@Quercus:

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He most likely has something called "substrate confusion" he consciously, or subconsciously thinks that is the place to go. You might try making it unavailable to him...place a box over it, or something to keep him from being able to go there, until a new habit replaces the old one.
Please don't fall into the trap of thinking that he is doing this on purpose to be naughty, or spite you...dogs rarely (and I do mean RARELY) do that. They have their reasons, and we don't always know what they are...but it isn't likely that he wants to make you angry; particularly at his age...he is just confused.
I did the same thing with Ivy and binkie one day....I couldn't get to may camera fast enough, and the moment passed...but it was sooo cute! yet, irritating 😉

LOL that is too funny. My parents dog has never even had any intrest in a binky.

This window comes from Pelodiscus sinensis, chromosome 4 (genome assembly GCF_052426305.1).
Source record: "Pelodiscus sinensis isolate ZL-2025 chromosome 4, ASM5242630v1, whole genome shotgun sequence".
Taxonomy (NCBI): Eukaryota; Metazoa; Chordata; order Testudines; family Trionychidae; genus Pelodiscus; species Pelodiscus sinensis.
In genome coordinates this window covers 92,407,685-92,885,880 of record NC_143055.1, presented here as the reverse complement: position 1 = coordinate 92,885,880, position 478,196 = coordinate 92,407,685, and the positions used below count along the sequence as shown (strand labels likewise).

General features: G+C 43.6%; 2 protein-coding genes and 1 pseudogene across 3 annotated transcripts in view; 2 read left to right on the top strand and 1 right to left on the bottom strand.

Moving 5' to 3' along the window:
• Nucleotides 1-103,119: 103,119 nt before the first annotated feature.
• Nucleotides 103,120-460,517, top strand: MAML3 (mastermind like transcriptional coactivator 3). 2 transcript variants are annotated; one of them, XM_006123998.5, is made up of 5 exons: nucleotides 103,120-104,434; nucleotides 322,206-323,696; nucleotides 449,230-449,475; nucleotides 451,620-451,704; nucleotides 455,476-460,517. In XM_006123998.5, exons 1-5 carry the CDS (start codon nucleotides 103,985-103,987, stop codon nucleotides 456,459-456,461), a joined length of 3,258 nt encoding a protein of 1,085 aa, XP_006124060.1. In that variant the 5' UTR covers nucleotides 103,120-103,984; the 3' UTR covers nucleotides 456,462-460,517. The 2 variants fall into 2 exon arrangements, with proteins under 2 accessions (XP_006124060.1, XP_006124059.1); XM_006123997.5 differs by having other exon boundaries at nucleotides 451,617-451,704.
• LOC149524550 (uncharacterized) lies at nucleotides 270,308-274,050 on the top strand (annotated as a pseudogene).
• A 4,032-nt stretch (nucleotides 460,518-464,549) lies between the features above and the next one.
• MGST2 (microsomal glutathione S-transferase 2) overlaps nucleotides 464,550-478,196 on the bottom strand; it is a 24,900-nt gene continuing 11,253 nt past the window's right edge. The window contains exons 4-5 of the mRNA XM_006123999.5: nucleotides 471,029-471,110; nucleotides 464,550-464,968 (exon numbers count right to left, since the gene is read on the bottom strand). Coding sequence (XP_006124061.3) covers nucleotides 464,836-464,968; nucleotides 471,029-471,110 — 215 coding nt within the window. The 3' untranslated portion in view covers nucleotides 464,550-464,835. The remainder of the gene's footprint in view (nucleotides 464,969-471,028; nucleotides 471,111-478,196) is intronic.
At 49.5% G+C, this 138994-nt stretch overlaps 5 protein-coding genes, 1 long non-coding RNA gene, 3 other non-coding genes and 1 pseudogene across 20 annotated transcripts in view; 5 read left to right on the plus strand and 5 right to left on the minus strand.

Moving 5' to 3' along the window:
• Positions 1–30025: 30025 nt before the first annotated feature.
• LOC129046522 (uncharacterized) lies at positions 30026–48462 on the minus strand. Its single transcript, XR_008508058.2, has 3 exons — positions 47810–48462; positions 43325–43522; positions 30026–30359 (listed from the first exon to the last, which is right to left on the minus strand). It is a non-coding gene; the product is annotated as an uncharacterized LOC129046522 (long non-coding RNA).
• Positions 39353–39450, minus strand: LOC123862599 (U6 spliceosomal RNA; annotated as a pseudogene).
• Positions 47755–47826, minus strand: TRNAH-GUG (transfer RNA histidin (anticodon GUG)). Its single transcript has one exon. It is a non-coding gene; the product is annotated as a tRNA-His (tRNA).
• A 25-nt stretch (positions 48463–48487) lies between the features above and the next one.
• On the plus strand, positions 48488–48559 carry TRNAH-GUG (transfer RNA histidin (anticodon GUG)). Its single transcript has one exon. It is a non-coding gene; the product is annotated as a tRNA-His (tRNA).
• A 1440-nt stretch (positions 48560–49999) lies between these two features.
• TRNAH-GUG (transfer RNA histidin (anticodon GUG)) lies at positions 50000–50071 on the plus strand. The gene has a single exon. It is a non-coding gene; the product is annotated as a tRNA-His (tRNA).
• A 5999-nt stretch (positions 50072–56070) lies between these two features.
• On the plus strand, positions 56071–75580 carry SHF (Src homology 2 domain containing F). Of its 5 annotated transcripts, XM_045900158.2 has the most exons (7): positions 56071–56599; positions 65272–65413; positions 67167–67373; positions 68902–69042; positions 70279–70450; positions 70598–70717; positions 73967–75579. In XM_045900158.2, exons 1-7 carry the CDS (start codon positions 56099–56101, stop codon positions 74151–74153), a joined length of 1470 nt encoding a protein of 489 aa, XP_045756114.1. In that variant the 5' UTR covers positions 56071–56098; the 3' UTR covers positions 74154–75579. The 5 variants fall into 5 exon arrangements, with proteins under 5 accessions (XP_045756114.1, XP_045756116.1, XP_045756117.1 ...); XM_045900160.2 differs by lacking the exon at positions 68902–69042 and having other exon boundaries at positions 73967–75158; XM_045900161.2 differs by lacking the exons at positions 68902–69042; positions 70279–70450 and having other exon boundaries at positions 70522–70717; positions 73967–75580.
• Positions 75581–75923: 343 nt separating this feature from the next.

Anyhow... I dont get mad at him I tell him firmly No and put him outside while I clean it. By the time I am done he is sitting by the back door begging to be let in and I let him back in. Oh and the time I covered the spot he pooped right next to it. the ppl who lived here before us had a dog and I keep wondering if that might be the reason Guru wants to go there. I just dont know how to get him to go either in his litter box or outside. he is so determined to poop there. should I put his litter box there? he does pee in his litter box (the breeder litter box trained all her pups, we are trying to outside train him but will live with the litter box until we can do so. Any ideas on this would also be appriciated 🙂 ) Thanx

Whenever I want to really drive home a point of NO with my dog, I always flip her over on her back and hold her there. This tells her that I am alpha and what I say goes. When she's particularly determined that she is right, she'll try to get away and has even given me the grouchy noise (it's not quite a growl, but you Basenji people know these 'voices'!). Hold firm and look them in the eye. Give them the stern voice. And I put my pointer finger in her face when I'm scolding her. She's learned now that if she doesn't stop doing whatever it is that is getting her in trouble, Mommy will get THE FINGER out! Then she KNOWS she's in trouble. And she sits right down and looks at me with that cute, innocent face. It's a nice, psychological, non-violent form of discipline.